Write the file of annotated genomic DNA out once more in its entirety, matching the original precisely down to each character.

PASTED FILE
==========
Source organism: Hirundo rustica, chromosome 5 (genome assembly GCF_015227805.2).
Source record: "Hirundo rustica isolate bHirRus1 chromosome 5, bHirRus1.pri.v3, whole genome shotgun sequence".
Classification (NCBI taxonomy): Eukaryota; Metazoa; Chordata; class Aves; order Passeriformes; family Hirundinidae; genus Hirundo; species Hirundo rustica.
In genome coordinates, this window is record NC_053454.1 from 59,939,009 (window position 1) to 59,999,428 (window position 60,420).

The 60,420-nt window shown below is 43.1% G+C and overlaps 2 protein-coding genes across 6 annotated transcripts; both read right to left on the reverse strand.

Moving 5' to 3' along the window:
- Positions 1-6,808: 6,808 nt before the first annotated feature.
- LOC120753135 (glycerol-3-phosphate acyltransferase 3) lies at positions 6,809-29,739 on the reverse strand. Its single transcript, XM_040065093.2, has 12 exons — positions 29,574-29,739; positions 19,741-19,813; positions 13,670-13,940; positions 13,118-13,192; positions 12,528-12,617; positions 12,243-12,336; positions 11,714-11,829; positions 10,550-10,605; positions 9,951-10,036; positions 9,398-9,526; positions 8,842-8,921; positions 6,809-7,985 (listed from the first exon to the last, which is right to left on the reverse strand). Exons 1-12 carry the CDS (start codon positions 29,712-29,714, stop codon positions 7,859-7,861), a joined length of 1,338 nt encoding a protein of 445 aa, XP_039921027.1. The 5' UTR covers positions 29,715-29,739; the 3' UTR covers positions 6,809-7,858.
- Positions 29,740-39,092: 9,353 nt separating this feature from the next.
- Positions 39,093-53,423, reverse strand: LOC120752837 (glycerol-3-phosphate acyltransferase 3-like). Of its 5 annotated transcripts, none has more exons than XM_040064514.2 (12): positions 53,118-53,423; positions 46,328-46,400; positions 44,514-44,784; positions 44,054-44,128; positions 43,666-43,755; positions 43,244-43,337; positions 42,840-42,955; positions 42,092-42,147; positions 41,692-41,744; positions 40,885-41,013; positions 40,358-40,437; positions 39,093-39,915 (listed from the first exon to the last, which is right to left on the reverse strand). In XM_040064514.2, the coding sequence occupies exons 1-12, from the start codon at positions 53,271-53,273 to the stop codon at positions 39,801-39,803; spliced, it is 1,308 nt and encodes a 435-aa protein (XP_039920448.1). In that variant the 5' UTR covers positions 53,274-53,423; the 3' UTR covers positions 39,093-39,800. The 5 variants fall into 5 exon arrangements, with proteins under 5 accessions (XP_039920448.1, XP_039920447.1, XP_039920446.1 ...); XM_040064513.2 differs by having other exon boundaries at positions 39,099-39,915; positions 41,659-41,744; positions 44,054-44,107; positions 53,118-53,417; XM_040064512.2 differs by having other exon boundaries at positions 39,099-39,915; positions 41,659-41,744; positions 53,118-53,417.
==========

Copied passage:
Source organism: Hirundo rustica, chromosome 5 (genome assembly GCF_015227805.2).
Source record: "Hirundo rustica isolate bHirRus1 chromosome 5, bHirRus1.pri.v3, whole genome shotgun sequence".
Classification (NCBI taxonomy): Eukaryota; Metazoa; Chordata; class Aves; order Passeriformes; family Hirundinidae; genus Hirundo; species Hirundo rustica.
In genome coordinates, this window is record NC_053454.1 from 59,939,009 (window position 1) to 59,999,428 (window position 60,420).

The 60,420-nt window shown below is 43.1% G+C and overlaps 2 protein-coding genes across 6 annotated transcripts; both read right to left on the reverse strand.

Moving 5' to 3' along the window:
- Positions 1-6,808: 6,808 nt before the first annotated feature.
- LOC120753135 (glycerol-3-phosphate acyltransferase 3) lies at positions 6,809-29,739 on the reverse strand. Its single transcript, XM_040065093.2, has 12 exons — positions 29,574-29,739; positions 19,741-19,813; positions 13,670-13,940; positions 13,118-13,192; positions 12,528-12,617; positions 12,243-12,336; positions 11,714-11,829; positions 10,550-10,605; positions 9,951-10,036; positions 9,398-9,526; positions 8,842-8,921; positions 6,809-7,985 (listed from the first exon to the last, which is right to left on the reverse strand). Exons 1-12 carry the CDS (start codon positions 29,712-29,714, stop codon positions 7,859-7,861), a joined length of 1,338 nt encoding a protein of 445 aa, XP_039921027.1. The 5' UTR covers positions 29,715-29,739; the 3' UTR covers positions 6,809-7,858.
- Positions 29,740-39,092: 9,353 nt separating this feature from the next.
- Positions 39,093-53,423, reverse strand: LOC120752837 (glycerol-3-phosphate acyltransferase 3-like). Of its 5 annotated transcripts, none has more exons than XM_040064514.2 (12): positions 53,118-53,423; positions 46,328-46,400; positions 44,514-44,784; positions 44,054-44,128; positions 43,666-43,755; positions 43,244-43,337; positions 42,840-42,955; positions 42,092-42,147; positions 41,692-41,744; positions 40,885-41,013; positions 40,358-40,437; positions 39,093-39,915 (listed from the first exon to the last, which is right to left on the reverse strand). In XM_040064514.2, the coding sequence occupies exons 1-12, from the start codon at positions 53,271-53,273 to the stop codon at positions 39,801-39,803; spliced, it is 1,308 nt and encodes a 435-aa protein (XP_039920448.1). In that variant the 5' UTR covers positions 53,274-53,423; the 3' UTR covers positions 39,093-39,800. The 5 variants fall into 5 exon arrangements, with proteins under 5 accessions (XP_039920448.1, XP_039920447.1, XP_039920446.1 ...); XM_040064513.2 differs by having other exon boundaries at positions 39,099-39,915; positions 41,659-41,744; positions 44,054-44,107; positions 53,118-53,417; XM_040064512.2 differs by having other exon boundaries at positions 39,099-39,915; positions 41,659-41,744; positions 53,118-53,417.